2. Invest in a cyber insurance policy. Cybersecurity threats are inevitable, and cyber insurance can help you better position your business to mitigate the financial impacts of an incident. But don’t just buy a cyber insurance policy and file it away; make sure to come back to it yearly to examine and review.
3. Tighten up your configurations. Cybersecurity isn’t just about buying the right software, hardware and protection plans. Tightening up your configurations to eliminate unnecessary access is a simple yet often overlooked way to reduce your organization’s vulnerability.
Harden your system and reduce the potential for compromise by periodically:
Cybersecurity professionals can also conduct penetration testing exercises to give you a full picture of any gaps that may be subject to exploitation. This testing can highlight weaknesses in your network configurations that could allow unauthorized and/or unsuspected access. While this may seem like an extra step, the benefit remains clear: would you rather have an expert find and flag these vulnerabilities or realize too late that a cybercriminal has exploited them?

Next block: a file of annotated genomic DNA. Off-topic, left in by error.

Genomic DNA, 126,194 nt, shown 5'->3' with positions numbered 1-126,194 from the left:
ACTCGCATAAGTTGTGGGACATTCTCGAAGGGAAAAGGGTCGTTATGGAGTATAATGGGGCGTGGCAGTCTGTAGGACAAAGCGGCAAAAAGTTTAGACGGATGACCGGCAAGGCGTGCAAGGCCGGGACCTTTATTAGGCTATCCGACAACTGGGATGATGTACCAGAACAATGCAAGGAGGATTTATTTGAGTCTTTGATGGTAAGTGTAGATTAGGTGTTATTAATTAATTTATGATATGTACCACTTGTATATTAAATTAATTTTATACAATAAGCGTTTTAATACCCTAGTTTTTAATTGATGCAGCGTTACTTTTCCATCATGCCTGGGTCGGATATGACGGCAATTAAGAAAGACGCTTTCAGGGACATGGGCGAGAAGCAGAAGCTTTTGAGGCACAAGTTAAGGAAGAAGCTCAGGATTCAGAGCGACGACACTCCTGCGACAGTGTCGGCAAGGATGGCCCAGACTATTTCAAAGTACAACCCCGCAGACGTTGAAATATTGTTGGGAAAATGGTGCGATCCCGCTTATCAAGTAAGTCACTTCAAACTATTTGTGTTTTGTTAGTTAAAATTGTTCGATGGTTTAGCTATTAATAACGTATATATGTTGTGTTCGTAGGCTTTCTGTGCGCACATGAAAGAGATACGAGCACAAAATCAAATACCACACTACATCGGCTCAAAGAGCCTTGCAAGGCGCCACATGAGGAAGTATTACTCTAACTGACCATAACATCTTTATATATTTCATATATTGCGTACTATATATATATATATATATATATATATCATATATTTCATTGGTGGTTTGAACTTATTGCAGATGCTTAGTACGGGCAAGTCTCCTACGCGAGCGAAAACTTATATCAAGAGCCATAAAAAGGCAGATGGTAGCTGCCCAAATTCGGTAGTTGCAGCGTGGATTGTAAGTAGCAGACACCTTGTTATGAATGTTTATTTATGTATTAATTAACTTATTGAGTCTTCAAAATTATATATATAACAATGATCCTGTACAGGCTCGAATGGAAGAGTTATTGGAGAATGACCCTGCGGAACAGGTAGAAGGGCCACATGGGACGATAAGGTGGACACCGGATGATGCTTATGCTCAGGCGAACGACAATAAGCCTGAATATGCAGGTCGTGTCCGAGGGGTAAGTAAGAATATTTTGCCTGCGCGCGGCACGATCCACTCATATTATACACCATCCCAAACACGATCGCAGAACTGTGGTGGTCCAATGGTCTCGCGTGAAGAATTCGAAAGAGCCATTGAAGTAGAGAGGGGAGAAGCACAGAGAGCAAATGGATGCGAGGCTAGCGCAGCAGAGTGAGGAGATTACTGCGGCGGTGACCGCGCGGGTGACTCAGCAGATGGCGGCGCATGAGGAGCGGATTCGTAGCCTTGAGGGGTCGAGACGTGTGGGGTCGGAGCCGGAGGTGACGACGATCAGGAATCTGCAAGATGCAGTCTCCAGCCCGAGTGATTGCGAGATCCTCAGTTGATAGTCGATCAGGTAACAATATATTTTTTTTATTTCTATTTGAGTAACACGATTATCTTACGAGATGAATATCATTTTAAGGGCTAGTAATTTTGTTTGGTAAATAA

4. Enable MFA. Multi Factor Authentication should be a standard these days, but if you haven’t enabled MFA for email, intranet and other business logins, you’re missing a crucial security step. According to Microsoft engineers, 99.9% of account compromise attacks could have been prevented with MFA.
MFA is classified as something you have, something you know and something you are (e.g. a biometric like a fingerprint or facial recognition) that creates a second factor to another trusted source. When MFA is enabled, if (and when) a user’s password is stolen, the password alone is not enough; there's still that other authentication method needed.